Just when Joo-eun’s ready for a break from her jobs, she randomly spots Bok-gi back in Seoul. Her desire for revenge is a little stronger than her sense of caution, and pretty soon she’s headlong in a plot to scam Bok-gi. Bok-gi’s latest creation is a pyramid scheme, and Joo-eun plays along as a participant, doing a fine job at getting an inside man, and even getting help from her mother to further her revenge plot.
Private Lives is as heavy on twists as a drama about con-artists should be, and we get a huge one here, when we learn that Bok-gi has just been playing along. Soon, Bok-gi out-schemes Joo-eun, and this time it’s Joo-eun’s turn to take the heat — and the prison sentence.
Something I liked about Private Lives is that it isn’t afraid to move fast and skate over the details, which takes a bit of nerve. I might have wanted the details and depth that were skipped over, but it’s kind of understood that what we’re watching is meant to be fast and slick. Because the story doesn’t settle with Joo-eun and keeps buzzing around through time jumps and time skips, it’s clear that there’s still more of this story to tell. And so, we’ve already followed Joo-eun for nine years when we reach her in the summer of 2019, fresh out of prison.
Though we’re finally in the present day (or the closest to it we’ve been), the storytelling stays slick and even somewhat thin. Han-son comes to pick Joo-eun up after she’s released, and sets her up with a rooftop apartment, a credit card, and the expectation that she’s going to start working with him again. But for all her strutting around Seoul and her fashionista skills, Joo-eun seems unhappy. She briefly resists Han-son, and seems interested in pursuing a “normal” life, but soon enough she’s back to her documentaries. It’s here that she crosses paths with our hero LEE JUNG-HWAN (Go Kyung-pyo).
First, Jung-hwan hits on her when she’s at a bar with her friend. Then they’re accidentally each others’ contacts for an information exchange, and Jung-hwan passes a USB to Joo-eun at a lunch meet-up. Finally, they meet up at a restaurant near the fake job Joo-eun’s working, and it’s straight-up flirting after that.
I liked Go Kyung-pyo trying on his dapper, swoony form here, and though we quickly hop through their romance, his earnestness convinced me it was real. After some momentary doubt, Joo-eun accepts his marriage proposal. We’re not told much, but it’s obvious that Joo-eun is searching for security, a home, and a normal life — the way she links arms with Jung-hwan while they’re strolling after a date seems to show us how much she wants something to hold onto.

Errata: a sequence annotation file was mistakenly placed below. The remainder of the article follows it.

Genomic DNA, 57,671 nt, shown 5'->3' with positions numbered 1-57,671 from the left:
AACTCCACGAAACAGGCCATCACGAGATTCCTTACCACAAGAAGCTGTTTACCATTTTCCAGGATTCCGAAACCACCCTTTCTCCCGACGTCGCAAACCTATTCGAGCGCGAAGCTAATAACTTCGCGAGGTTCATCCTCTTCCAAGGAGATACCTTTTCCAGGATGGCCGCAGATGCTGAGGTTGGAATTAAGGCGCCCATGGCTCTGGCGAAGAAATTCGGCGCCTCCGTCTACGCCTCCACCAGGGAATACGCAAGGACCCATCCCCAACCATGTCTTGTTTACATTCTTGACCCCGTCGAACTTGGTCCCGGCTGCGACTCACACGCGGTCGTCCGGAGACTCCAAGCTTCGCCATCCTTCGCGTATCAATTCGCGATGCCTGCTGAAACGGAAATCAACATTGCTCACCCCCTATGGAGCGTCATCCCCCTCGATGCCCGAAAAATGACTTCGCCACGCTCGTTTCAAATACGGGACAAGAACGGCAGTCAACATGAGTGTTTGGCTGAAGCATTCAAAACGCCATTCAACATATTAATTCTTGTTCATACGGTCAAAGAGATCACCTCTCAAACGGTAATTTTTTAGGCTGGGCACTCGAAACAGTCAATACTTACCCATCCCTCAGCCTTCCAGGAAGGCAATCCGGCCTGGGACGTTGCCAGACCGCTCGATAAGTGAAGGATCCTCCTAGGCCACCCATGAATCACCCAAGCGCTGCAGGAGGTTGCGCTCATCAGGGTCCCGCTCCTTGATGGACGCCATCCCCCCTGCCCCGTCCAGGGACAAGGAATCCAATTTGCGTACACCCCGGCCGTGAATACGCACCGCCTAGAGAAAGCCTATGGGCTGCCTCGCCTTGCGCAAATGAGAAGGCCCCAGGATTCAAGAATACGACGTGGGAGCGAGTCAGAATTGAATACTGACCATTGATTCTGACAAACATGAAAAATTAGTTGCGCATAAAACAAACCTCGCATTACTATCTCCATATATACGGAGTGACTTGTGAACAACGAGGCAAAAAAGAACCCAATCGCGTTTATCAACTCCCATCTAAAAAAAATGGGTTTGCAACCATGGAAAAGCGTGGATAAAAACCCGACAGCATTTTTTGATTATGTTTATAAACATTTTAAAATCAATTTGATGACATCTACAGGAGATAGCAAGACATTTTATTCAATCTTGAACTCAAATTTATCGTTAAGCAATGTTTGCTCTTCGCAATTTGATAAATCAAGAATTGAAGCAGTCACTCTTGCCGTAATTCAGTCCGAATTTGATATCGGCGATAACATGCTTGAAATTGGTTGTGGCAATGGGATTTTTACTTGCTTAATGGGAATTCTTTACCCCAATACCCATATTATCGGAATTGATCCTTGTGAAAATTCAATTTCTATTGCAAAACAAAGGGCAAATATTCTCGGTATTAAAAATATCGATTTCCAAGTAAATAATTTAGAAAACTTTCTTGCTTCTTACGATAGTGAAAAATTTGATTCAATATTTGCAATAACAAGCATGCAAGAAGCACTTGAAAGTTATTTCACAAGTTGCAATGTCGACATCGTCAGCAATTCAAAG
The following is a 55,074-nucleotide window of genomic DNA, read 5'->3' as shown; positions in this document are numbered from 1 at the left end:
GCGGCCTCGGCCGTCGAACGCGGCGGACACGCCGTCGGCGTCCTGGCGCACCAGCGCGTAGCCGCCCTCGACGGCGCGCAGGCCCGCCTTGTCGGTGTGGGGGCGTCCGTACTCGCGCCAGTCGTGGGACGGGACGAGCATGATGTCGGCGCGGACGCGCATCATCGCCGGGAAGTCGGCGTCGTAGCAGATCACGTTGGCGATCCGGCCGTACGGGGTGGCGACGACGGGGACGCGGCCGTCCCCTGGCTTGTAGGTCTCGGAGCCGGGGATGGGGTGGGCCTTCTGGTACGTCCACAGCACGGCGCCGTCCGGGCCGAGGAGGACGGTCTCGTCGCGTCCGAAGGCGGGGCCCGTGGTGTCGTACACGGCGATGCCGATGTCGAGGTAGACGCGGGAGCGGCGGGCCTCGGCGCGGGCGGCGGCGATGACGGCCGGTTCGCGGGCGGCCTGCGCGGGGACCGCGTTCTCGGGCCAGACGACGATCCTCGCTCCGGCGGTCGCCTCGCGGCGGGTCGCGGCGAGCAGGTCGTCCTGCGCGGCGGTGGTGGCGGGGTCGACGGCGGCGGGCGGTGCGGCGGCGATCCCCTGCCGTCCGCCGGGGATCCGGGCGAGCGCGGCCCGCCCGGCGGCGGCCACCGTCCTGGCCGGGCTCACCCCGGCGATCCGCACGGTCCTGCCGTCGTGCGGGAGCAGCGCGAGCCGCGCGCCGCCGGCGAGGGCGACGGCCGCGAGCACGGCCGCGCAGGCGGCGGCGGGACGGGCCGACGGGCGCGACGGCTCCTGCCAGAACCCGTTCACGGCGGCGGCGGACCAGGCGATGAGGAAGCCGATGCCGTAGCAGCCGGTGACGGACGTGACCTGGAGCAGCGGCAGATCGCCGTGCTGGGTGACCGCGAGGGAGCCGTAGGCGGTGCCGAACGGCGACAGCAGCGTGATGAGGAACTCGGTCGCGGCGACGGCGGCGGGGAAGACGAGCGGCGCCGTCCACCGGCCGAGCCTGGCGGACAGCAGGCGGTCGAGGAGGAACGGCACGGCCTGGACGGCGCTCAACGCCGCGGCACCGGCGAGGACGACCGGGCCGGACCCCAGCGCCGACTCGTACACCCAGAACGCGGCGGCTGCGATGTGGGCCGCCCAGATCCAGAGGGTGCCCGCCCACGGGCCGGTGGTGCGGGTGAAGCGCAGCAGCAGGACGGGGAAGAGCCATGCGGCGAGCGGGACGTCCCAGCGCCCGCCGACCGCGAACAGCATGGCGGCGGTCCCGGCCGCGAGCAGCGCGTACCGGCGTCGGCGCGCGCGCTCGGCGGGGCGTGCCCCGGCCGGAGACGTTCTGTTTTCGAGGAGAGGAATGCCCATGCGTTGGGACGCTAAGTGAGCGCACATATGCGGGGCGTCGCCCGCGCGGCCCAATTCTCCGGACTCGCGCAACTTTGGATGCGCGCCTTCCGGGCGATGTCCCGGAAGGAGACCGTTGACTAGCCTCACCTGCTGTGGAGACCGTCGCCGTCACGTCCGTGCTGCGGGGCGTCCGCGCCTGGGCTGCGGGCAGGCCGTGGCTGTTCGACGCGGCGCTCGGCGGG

But can their marriage work when it’s built on lies? Joo-eun has made up a whole story about her life, and Jung-hwan has no idea about her real identity. Still, they make it to their wedding day. Joo-eun sits in her bridal chamber before the ceremony — but the ceremony never happens.
The groom has disappeared, his parents were hired actors, and everything that Joo-eun believed was real is just another scam. It’s quite the twist on which to end our drama’s opening week.
Fool me once, fool me twice… I can’t imagine how Joo-eun is going to deal with the aftermath of her marriage scam. It’s so sad, since it was the first thing that seemed “real” in her life for a long, long time. Getting out-scammed is one thing, but getting your heart played with in the process is another entirely.
Though the premiere week of Private Lives was filled with enough action to fill an entire drama, we’re left with questions, questions, and more questions. I’m expecting the drama to stay true to its form and continue to zip around with time jumps, montages, and flashbacks, and surely after all the groundwork of the first two episodes, we’re in for quite a ride. Our heroine might be good at what she does, but she’s already been played twice, and it will be interesting to see all the pieces fill in when Joo-eun reacts to this scam. My bet is that it’s going to get tangled fast.
What Private Lives lacks in emotional depth it makes up for in style and intrigue, and it definitely suits the sort of story that’s being told. Much like Heartless City, we’re given characters and stories that are compelling, but their inner worlds are mostly left to our imaginations. While it’s not my favorite method of storytelling, it works for what it is, and doesn’t stop me from enjoying a good swindle.